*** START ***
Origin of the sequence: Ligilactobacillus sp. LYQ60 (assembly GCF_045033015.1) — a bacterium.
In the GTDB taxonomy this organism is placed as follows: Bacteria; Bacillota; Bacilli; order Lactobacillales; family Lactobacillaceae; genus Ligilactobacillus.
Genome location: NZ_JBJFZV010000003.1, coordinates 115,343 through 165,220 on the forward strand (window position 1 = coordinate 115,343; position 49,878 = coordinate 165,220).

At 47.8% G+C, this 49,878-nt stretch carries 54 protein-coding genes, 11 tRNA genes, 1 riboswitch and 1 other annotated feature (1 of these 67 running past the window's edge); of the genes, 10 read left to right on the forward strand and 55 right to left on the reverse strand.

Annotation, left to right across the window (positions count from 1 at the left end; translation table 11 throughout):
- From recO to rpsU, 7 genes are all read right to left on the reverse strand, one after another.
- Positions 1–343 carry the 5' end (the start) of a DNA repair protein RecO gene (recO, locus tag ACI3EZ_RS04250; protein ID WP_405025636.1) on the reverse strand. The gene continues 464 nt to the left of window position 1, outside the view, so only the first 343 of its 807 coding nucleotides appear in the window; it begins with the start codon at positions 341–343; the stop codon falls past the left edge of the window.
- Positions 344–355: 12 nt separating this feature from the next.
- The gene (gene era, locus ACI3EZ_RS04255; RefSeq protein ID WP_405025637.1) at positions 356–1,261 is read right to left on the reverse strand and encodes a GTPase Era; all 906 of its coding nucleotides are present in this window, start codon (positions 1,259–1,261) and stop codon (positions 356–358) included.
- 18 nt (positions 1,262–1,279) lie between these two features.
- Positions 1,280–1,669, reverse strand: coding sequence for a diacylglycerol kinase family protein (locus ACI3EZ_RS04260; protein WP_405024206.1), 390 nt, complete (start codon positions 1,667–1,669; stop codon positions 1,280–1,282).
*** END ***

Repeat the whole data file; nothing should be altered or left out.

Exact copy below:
Origin of the sequence: Ligilactobacillus sp. LYQ60 (assembly GCF_045033015.1) — a bacterium.
In the GTDB taxonomy this organism is placed as follows: Bacteria; Bacillota; Bacilli; order Lactobacillales; family Lactobacillaceae; genus Ligilactobacillus.
Genome location: NZ_JBJFZV010000003.1, coordinates 115,343 through 165,220 on the forward strand (window position 1 = coordinate 115,343; position 49,878 = coordinate 165,220).

At 47.8% G+C, this 49,878-nt stretch carries 54 protein-coding genes, 11 tRNA genes, 1 riboswitch and 1 other annotated feature (1 of these 67 running past the window's edge); of the genes, 10 read left to right on the forward strand and 55 right to left on the reverse strand.

Annotation, left to right across the window (positions count from 1 at the left end; translation table 11 throughout):
- From recO to rpsU, 7 genes are all read right to left on the reverse strand, one after another.
- Positions 1–343 carry the 5' end (the start) of a DNA repair protein RecO gene (recO, locus tag ACI3EZ_RS04250; protein ID WP_405025636.1) on the reverse strand. The gene continues 464 nt to the left of window position 1, outside the view, so only the first 343 of its 807 coding nucleotides appear in the window; it begins with the start codon at positions 341–343; the stop codon falls past the left edge of the window.
- Positions 344–355: 12 nt separating this feature from the next.
- The gene (gene era, locus ACI3EZ_RS04255; RefSeq protein ID WP_405025637.1) at positions 356–1,261 is read right to left on the reverse strand and encodes a GTPase Era; all 906 of its coding nucleotides are present in this window, start codon (positions 1,259–1,261) and stop codon (positions 356–358) included.
- 18 nt (positions 1,262–1,279) lie between these two features.
- Positions 1,280–1,669, reverse strand: coding sequence for a diacylglycerol kinase family protein (locus ACI3EZ_RS04260; protein WP_405024206.1), 390 nt, complete (start codon positions 1,667–1,669; stop codon positions 1,280–1,282).